In February 2002, the sole supplier of PC-SPES in the United States (BotanicLab) issued a recall of the product after the California Health Department reported it contained warfarin, a prescription drug that can cause severe bleeding. However, PC-SPES is known to contain compounds that, though distinct from warfarin, could potentially be mistakenly identified as warfarin using currently available laboratory methods.49 There has been one case report of excessive bleeding occurring in a man who was taking PC-SPES. 50 However, the warfarin concentration in this patient’s blood was not high enough to explain his abnormal bleeding. In addition, allegations have been made that PC-SPES contains small amounts of a synthetic estrogen (diethylstilbestrol; DES). That claim has been disputed by BotanicLab.
Although additional information is needed to determine whether PC-SPES has been adulterated with one or more prescription drugs, at the time of this writing (February 2003) the product is not available in the United States.
200 mcg daily
Selenium has been reported to have diverse anticancer actions. Supplementing with this mineral may decrease your prostate cancer risk.
Reference Selenium has been reported to have diverse anticancer actions.51 , 52 Selenium inhibits cancer in animals.53 Low soil levels of selenium (probably associated with low dietary intake), have been associated with increased cancer incidence in humans.54 Blood levels of selenium have been reported to be low in patients with prostate cancer.55 In preliminary reports, people with the lowest blood levels of selenium had between 3.8 and 5.8 times the risk of dying from cancer compared with those who had the highest selenium levels.56 , 57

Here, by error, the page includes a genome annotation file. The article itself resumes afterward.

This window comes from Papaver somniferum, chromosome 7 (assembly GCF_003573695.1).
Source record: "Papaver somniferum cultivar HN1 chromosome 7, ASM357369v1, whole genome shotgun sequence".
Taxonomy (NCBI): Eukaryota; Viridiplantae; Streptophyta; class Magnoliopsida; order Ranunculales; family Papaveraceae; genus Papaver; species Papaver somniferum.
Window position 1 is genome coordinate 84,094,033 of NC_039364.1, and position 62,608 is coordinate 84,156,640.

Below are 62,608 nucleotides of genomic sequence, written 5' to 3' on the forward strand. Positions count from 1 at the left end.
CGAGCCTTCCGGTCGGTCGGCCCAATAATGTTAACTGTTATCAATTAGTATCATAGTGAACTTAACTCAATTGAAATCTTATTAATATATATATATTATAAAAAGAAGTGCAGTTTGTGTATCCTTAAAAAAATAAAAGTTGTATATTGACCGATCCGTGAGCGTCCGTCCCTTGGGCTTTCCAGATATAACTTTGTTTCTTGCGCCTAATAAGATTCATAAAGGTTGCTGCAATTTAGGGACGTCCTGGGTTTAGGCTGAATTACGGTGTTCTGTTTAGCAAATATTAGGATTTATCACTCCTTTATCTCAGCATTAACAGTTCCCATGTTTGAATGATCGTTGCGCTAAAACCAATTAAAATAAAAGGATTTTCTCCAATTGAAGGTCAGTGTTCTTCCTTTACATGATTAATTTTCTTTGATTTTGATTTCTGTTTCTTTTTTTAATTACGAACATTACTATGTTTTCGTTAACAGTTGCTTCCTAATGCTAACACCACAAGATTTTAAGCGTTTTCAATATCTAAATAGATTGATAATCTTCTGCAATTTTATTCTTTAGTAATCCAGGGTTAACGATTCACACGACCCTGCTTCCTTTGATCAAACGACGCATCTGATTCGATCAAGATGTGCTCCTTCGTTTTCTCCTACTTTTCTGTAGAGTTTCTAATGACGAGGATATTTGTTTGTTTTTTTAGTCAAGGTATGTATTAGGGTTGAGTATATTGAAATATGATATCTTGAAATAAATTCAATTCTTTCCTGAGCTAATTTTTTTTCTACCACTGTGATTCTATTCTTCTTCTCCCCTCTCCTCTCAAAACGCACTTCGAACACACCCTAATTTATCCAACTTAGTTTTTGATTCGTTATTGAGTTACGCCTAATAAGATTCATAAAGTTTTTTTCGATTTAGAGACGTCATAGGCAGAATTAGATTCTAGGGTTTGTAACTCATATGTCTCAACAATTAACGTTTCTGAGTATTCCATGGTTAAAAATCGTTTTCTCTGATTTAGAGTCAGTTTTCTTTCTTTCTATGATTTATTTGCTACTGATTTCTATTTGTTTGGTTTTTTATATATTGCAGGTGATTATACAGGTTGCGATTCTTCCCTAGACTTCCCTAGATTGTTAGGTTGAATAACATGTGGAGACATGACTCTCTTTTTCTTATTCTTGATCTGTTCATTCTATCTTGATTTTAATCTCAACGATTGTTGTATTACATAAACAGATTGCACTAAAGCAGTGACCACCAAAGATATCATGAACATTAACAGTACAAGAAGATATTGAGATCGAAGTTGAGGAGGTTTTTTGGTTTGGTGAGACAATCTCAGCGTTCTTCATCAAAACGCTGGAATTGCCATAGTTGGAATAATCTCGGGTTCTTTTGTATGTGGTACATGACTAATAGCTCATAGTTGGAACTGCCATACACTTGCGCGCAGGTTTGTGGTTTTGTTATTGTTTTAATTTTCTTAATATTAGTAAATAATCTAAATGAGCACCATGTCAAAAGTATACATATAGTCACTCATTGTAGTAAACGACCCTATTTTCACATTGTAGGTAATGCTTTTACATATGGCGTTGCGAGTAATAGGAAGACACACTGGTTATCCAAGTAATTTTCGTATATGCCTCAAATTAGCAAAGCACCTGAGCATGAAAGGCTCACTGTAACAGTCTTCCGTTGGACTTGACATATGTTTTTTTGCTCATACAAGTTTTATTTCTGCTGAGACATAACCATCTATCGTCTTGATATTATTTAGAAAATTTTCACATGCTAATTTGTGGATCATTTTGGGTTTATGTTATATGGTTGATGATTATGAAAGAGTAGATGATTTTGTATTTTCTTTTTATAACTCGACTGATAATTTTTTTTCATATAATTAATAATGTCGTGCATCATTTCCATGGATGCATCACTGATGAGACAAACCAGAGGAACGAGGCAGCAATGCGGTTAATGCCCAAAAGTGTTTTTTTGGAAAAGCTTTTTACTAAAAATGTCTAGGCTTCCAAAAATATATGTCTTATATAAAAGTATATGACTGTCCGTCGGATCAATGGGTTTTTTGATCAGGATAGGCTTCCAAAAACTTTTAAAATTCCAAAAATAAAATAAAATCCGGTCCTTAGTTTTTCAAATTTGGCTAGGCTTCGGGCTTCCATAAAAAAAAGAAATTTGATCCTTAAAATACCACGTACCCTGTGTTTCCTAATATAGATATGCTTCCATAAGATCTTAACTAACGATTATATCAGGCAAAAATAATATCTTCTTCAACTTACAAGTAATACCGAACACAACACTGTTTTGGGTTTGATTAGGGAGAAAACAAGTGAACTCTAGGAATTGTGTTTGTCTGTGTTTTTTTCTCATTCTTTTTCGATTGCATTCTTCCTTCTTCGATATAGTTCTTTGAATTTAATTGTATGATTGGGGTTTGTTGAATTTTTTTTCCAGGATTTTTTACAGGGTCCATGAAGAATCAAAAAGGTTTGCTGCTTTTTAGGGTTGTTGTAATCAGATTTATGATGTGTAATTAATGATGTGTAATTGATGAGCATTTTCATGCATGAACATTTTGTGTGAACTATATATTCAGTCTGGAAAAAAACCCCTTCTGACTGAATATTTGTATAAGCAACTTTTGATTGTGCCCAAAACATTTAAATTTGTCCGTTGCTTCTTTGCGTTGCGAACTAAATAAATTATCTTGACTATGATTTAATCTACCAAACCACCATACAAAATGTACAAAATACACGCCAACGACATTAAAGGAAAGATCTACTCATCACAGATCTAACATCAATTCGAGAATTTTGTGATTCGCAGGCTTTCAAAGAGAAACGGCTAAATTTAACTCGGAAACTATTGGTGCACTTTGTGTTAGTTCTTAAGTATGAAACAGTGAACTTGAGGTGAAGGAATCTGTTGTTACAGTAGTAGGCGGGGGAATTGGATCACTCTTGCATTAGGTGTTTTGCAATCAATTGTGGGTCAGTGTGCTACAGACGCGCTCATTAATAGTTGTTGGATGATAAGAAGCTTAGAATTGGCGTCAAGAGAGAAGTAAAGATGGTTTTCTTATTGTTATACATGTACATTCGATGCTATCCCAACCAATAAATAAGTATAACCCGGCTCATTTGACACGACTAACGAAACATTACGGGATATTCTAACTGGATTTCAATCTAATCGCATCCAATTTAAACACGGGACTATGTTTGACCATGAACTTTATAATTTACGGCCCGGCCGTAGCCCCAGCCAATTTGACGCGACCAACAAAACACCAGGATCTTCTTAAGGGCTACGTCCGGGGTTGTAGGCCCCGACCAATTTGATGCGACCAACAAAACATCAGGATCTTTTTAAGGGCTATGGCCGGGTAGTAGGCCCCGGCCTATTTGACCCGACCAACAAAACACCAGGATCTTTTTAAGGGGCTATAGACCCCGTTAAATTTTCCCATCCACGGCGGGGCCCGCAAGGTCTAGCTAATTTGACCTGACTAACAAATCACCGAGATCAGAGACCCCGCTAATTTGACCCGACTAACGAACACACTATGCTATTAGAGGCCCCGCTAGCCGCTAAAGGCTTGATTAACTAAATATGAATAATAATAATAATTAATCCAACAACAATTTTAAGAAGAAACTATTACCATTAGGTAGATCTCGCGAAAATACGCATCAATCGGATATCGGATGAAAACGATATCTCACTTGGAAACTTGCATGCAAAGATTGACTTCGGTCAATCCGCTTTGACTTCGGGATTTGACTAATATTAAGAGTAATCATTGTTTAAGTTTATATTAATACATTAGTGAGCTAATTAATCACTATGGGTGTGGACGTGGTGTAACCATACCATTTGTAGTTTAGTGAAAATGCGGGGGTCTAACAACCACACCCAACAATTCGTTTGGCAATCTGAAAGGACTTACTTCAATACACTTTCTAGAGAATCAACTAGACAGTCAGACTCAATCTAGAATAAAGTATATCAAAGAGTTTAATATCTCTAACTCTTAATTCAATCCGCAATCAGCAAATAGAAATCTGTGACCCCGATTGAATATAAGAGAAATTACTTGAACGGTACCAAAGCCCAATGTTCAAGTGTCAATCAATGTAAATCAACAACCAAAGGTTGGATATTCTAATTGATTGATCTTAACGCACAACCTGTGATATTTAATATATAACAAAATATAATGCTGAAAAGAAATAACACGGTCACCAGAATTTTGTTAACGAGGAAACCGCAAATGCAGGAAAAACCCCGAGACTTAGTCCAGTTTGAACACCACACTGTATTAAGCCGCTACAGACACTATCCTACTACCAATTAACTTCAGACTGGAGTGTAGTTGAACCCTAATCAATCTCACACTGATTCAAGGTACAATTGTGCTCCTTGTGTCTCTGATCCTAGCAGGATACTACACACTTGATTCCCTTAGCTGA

The strongest evidence supporting the anticancer effects of Reference selenium supplementation comes from a double-blind trial of 1,312 Americans with a history of skin cancer who were treated with 200 mcg of yeast-based selenium per day or placebo for 4.5 years and then followed for an additional two years.58 Although no decrease in skin cancers occurred, a dramatic 50% reduction in overall cancer deaths and a 37% reduction in total cancer incidence were observed. A statistically significant 63% decrease in prostate cancer incidence was reported.59 However, in a follow-up double-blind trial that included 35,533 healthy men, supplementing with 200 mcg per day of selenium for an average of 5.5 years had no effect on the incidence of prostate cancer.60 In another trial, 5,141 men were randomly assigned to receive a placebo or a daily supplement containing 100 mcg of selenium, 120 mg of Reference vitamin C, 30 IU of Reference vitamin E, 6 mg of Reference beta-carotene, and 20 mg of Reference zinc 20 for eight years. Among men with a normal PSA level at the start of the study, there was a statistically significant 48% reduction in the incidence of prostate cancer. Among men with an initially elevated PSA level, the supplemented group had an increased incidence of prostate cancer that was not statistically significant.61 In a double-blind study of men who already had non-metastatic prostate cancer, supplementation with selenium 200 or 800 mcg per day for up to 5 years had no significant effect on the progression rate of the cancer.62